Australia

Tens of thousands of workers rally for better conditions, say PM on highway to hell

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More than 50,000 workers have gathered outside Melbourne's Trades Hall to rally for better working conditions and a pay rise.

Australia's standard of living is going backwards, unions say, as thousands rally around the country as part of an ongoing national pay rise fight.

The ACTU estimates 150,000 people, including Premier Daniel Andrews, will rally in Melbourne and thousands more will join the call in Sydney, Darwin, Wollongong, Cairns, Townsville and at other regional centres demanding to be given a "fair go".

Protesters in Melbourne accused Prime Minister Scott Morrison of taking workers on a "highway to hell".

"We are fighting for our lives and a fair go," cleaner Rajita told reporters outside Trades Hall in Carlton before an AC/DC cover band performed for the crowd.

A sea of high-vis neon yellow and orange has now taken over the Melbourne CBD as workers march from Trades Hall to Federation Square.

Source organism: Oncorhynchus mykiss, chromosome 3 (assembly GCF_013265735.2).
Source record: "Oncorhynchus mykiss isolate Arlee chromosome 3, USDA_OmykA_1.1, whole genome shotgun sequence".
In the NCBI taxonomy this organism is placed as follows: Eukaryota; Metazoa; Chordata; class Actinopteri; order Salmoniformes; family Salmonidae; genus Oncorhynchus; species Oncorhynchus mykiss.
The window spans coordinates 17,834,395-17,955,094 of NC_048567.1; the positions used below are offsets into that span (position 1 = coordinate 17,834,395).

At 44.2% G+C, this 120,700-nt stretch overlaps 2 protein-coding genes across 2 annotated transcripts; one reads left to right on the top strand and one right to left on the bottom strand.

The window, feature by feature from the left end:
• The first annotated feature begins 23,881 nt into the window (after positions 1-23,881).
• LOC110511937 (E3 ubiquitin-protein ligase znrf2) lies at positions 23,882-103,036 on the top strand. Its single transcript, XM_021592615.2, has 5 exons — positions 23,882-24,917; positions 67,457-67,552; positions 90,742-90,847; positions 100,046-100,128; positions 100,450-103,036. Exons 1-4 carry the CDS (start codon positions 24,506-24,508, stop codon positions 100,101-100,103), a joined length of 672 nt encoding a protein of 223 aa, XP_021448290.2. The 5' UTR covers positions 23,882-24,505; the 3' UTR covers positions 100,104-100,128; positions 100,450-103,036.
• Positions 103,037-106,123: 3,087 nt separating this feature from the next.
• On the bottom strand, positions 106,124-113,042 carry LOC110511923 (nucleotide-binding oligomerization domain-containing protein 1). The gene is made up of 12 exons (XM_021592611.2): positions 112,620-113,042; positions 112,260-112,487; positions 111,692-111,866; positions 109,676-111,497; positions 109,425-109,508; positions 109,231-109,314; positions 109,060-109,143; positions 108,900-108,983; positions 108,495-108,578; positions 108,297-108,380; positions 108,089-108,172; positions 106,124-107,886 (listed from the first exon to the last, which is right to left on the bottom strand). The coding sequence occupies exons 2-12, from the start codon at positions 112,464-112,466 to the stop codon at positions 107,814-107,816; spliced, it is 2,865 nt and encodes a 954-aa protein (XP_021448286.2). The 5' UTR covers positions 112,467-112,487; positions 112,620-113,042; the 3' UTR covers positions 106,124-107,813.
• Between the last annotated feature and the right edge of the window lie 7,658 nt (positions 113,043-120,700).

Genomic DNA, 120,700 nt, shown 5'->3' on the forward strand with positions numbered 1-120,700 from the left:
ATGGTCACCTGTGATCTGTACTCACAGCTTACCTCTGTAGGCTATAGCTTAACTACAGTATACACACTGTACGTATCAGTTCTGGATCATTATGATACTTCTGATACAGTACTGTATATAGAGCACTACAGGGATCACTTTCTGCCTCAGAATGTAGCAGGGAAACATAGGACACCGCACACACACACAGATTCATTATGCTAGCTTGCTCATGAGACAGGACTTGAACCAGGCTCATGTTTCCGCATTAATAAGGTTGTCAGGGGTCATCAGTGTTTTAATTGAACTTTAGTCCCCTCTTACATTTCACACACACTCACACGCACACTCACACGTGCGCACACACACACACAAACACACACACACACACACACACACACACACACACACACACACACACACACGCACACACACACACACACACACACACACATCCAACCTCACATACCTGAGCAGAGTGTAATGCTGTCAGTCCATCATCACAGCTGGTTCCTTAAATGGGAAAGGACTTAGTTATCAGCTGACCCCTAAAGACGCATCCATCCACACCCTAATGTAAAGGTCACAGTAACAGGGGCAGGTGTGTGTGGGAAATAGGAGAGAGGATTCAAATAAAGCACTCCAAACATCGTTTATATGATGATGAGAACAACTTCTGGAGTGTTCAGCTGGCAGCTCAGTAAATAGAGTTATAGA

ACTU secretary Sally McManus said the disruption was worth it.

"Our standard of living is going backwards. That should not be happening," ACTU secretary Sally McManus said in Melbourne on Tuesday.

"A small disruption for a couple of hours is worth it.

"There is an appalling figure that 28,000 working people are homeless in our country.

"That's because the minimum wage in our country is just $37,000 - that is not enough to support yourself."

As the rally prepared to get underway, CFMEU boss John Setka quoted historical figures in a tweet to justify the action, including Martin Luther King saying 'Never forget that everything Hitler did in Germany was legal,'.

Federal minister Kelly O'Dwyer accused him of comparing Hitler's Nazi Germany to Australia and said the comparison was "vile".

"John Setka has done it again. His vile slur against the Federal Govt (sic) likening it to the Hitler regime is beyond repugnant," she tweeted.

Premier Daniel Andrews planned to join the march, saying Victorians are working harder than ever but not being rewarded.

"They want a better deal, they're entitled to that, so they can provide the best for their kids and they can have a better standard of living and greater opportunities than their parents have had," he told reporters.

The Australian Chamber of Commerce and Industry has dismissed the union claims.

"Scratch the surface and the ACTU's campaign is really about putting power into the hands of big unions, disempowering employees, and removing their choices," CEO James Pearson said.

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